Benjamin Durant and Daryl Payton
Daryl Payton Jr. (l.) and Benjamin Durant III talk following their insider trading hearing at the U.S. District Courthouse in New York on Oct. 2, 2014. REUTERS/BRENDAN MCDERMID

A federal jury on Monday found two former New York stockbrokers liable for trading on confidential tips about an IBM Corp. (IBM.N) acquisition, despite a major appeals court ruling that made insider trading cases harder to pursue.

In a victory for the U.S. Securities and Exchange Commission, a federal jury in Manhattan found former Euro Pacific Capital Inc. brokers Daryl Payton and Benjamin Durant liable for engaging in insider trading.

The trial came after a 2014 appellate ruling limiting the scope of insider trading laws forced prosecutors to drop criminal charges against Payton, Durant and three others.

The SEC continued to press civil charges over trades the two men placed before IBM announced its $1.2 billion acquisition of SPSS Inc in 2009.

Payton, 39, and Durant, 40, conceded they traded on non-public information. But they argued that their trades did not constitute illegal insider trading, a position they adopted after the appellate ruling.

Scott Morvillo, Durant's lawyer, said he was confident the verdict would be reversed on appeal. Payton's lawyers declined to comment.

The trial came amid ongoing litigation over what constitutes insider trading, an issue the U.S. Supreme Court last month said it would review.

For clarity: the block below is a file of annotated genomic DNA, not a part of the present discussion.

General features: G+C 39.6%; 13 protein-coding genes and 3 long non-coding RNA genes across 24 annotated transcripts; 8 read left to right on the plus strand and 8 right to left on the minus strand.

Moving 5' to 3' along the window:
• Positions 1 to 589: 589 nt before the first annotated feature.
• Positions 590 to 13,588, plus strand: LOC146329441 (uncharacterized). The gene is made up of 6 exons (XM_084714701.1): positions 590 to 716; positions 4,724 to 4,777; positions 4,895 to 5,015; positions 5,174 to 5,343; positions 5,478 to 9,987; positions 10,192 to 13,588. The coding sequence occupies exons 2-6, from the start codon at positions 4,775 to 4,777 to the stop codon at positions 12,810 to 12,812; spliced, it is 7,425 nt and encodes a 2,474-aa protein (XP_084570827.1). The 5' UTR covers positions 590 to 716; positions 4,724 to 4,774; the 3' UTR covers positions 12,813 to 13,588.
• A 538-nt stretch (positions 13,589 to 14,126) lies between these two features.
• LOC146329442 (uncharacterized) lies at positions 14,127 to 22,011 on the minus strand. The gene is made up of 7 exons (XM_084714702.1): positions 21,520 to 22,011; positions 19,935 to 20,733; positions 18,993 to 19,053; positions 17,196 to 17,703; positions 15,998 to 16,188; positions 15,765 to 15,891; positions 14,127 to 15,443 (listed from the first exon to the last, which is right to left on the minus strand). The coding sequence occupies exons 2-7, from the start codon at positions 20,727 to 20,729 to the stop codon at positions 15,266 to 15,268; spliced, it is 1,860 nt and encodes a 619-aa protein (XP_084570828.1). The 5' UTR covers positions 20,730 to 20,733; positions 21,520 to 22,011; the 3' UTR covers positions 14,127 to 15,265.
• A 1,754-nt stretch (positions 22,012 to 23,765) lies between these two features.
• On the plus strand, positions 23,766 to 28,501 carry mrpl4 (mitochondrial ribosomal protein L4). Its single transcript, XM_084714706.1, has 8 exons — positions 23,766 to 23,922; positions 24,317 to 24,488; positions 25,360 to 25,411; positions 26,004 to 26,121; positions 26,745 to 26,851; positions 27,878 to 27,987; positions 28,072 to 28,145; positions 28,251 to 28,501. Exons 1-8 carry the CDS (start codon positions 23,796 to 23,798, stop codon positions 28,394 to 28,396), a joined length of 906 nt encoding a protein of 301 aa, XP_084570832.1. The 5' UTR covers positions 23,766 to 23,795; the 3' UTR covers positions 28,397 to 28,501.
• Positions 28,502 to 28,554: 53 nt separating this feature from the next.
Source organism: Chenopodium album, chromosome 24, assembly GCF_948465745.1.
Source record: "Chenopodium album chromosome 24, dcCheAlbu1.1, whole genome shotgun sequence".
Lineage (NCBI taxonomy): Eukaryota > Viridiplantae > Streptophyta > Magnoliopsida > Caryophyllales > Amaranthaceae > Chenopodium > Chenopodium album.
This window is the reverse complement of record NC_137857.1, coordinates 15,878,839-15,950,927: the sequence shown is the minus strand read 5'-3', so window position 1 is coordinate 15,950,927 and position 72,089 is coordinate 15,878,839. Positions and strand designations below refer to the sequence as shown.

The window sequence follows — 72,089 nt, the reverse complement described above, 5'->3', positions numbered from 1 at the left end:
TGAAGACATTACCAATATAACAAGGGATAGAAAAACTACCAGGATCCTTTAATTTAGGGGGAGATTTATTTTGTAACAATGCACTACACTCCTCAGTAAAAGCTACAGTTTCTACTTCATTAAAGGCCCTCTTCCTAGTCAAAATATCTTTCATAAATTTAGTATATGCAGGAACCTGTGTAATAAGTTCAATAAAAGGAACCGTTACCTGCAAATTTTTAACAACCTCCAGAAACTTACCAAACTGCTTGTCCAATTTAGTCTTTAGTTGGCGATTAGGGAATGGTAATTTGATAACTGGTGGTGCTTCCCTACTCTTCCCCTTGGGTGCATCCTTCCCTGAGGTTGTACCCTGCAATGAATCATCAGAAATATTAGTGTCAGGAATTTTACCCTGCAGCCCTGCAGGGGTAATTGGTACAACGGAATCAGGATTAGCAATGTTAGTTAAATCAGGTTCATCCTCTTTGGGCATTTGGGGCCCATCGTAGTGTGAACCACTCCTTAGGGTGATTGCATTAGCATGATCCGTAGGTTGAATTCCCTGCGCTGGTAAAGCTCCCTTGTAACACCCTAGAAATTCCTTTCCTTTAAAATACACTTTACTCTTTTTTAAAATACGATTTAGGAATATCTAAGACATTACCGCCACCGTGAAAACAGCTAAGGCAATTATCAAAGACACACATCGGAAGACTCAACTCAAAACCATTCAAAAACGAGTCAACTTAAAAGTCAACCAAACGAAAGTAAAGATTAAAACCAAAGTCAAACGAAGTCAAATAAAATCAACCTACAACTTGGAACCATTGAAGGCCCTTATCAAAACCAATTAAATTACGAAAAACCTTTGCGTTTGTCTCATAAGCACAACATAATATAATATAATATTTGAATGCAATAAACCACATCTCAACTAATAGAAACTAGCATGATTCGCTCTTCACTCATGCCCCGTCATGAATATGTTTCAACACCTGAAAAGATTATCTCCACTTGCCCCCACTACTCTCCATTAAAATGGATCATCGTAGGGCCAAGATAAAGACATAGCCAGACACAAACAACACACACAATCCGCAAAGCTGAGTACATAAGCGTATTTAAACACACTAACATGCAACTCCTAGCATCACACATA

The trial followed a December 2014 ruling by a federal appeals court in New York holding that traders could be held liable only if they knew a tip's source received a benefit of "some consequence," not just friendship, in exchange.

After the ruling, which overturned two hedge fund managers' convictions, a federal judge threw out guilty pleas by Payton and three other men in the IBM case.

While prosecutors then dropped the criminal case, the SEC, facing a lower burden of proof, elected to move forward.

According to the SEC, in 2009, Michael Dallas, an attorney at IBM's law firm, told his friend Trent Martin that he was working on IBM's acquisition of SPSS.

While Dallas expected Martin, a Royal Bank of Scotland Group Plc analyst, not to tell anyone, Martin bought SPSS stock and told his roommate, Thomas Conradt, a Euro Pacific employee, the SEC said.

Conradt then told four Euro Pacific colleagues, including Payton and Durant, who made $629,472 and $254,141, respectively, trading in SPSS before the deal's announcement, the SEC said.

Payton and Durant countered that Martin received nothing that would constitute an illegal benefit for his information, nor did they know about any benefit if it existed.

The case is Securities and Exchange Commission v. Payton et al, U.S. District Court, Southern District of New York, No. 14-04644.